Lindsey Miller

Most Helpful Customer Reviews

12 of 14 people found the following review helpful By Teen Reads on May 31, 2006
Format: Hardcover
Laura Hame and Rose Tiebold's 15th birthdays are approaching. While many people their age would be excited about parties and presents, this birthday is different for the two cousins. They are eligible to test themselves at the Place and see if they're qualified to be Dreamhunters. The Place is a vast, extraordinary land where dreams of every kind are only accessible to Dreamhunters. A Dreamhunter is a person who can cross over and catch impressive dreams that can be relayed to other people.

Dreamhunting runs in the cousins' families. Laura's father Tziga and Rose's mother Grace are famous Dreamhunters whose collections of dreams bring large audiences far and wide to experience them at the Rainbow Opera, a famous dream palace. Despite the fame and wealth, dreamhunting is not always a glamorous occupation, and oftentimes a dreamhunter is on a different schedule from that of their own family. On many occasions, Grace's husband Chorley is the primary caretaker of the Hame-Tiebold household.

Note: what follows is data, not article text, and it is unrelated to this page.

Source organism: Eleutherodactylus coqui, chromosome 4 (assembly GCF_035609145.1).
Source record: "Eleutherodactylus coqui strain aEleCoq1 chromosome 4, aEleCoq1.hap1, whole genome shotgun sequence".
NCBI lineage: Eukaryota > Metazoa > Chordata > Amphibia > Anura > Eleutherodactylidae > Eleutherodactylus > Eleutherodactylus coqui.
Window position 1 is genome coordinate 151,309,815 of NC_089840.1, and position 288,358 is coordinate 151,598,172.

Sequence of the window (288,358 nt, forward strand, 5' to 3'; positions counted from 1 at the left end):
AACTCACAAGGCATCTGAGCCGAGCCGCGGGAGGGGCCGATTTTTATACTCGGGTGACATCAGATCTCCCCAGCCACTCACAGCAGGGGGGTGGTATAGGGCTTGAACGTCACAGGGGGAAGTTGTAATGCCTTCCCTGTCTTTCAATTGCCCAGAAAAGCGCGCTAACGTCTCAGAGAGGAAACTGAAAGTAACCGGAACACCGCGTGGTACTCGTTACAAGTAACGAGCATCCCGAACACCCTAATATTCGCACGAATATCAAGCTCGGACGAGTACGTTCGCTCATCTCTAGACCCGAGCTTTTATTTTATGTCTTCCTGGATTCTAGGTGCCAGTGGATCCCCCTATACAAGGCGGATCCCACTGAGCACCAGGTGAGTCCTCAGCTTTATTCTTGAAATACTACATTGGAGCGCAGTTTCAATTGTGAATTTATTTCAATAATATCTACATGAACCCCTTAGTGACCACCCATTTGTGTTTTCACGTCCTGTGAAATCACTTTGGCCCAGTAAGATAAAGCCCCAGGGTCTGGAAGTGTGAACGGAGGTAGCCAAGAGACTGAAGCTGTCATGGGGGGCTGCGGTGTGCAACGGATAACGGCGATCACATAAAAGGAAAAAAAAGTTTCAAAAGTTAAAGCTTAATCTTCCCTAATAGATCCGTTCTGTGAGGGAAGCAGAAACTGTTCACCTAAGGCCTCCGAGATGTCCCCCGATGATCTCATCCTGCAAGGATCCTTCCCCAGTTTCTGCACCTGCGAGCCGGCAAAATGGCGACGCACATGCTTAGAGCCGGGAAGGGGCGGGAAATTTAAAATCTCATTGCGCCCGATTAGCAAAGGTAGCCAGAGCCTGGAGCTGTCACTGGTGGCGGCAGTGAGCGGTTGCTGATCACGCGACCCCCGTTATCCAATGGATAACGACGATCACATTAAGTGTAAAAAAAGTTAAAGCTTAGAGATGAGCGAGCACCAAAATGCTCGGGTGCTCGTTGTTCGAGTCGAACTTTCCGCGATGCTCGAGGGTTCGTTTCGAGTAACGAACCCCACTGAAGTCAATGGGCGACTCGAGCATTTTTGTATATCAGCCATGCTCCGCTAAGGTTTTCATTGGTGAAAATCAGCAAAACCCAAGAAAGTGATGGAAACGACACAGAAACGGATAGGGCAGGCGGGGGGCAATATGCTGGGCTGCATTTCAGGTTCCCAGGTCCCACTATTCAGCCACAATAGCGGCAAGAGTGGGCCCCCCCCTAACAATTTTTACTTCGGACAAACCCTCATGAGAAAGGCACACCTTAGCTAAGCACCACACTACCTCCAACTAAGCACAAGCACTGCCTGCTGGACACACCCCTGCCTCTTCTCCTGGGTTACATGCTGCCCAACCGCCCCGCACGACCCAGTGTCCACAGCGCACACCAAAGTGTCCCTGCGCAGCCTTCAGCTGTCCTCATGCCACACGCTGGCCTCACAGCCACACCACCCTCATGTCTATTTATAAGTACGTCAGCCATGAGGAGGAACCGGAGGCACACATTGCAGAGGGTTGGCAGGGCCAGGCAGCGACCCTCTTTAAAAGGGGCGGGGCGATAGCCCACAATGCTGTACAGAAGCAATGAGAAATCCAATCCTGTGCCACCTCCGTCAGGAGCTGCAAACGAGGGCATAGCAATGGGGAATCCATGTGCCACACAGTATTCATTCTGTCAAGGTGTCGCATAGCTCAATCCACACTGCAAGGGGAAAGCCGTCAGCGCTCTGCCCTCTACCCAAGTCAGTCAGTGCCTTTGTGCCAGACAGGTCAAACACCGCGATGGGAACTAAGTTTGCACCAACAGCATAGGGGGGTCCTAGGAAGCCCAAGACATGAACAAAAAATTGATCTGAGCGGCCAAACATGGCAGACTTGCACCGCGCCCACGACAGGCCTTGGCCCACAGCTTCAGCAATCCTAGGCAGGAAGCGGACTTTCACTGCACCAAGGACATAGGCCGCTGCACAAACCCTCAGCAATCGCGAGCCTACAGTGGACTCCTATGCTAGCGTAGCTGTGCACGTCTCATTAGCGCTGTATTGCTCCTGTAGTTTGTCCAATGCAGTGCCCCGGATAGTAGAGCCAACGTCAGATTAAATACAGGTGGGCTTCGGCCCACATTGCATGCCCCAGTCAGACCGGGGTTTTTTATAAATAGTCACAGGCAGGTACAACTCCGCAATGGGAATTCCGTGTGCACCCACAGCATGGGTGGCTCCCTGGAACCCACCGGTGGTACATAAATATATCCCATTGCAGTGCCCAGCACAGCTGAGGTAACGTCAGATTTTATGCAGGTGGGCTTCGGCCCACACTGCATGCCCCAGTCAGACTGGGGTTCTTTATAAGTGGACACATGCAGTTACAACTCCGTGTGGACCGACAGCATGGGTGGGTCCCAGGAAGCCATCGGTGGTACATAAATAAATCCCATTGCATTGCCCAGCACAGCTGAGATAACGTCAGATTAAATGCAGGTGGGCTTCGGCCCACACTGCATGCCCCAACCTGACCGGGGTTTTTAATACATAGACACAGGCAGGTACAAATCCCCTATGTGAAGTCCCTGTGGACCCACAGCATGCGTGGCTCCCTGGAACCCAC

When it is the girls' turn to try, they each have different expectations. Laura feels anxious while Rose hopes to be a famous dreamhunter like her mother. When the day arrives, both are surprised at the results. Rose doesn't cross to the Place, but Laura does. However, for Laura the occasion is bittersweet; instead of having a pleasant dream called the Wild River, she has a nightmare, and her father has mysteriously disappeared after going on an official job for the government.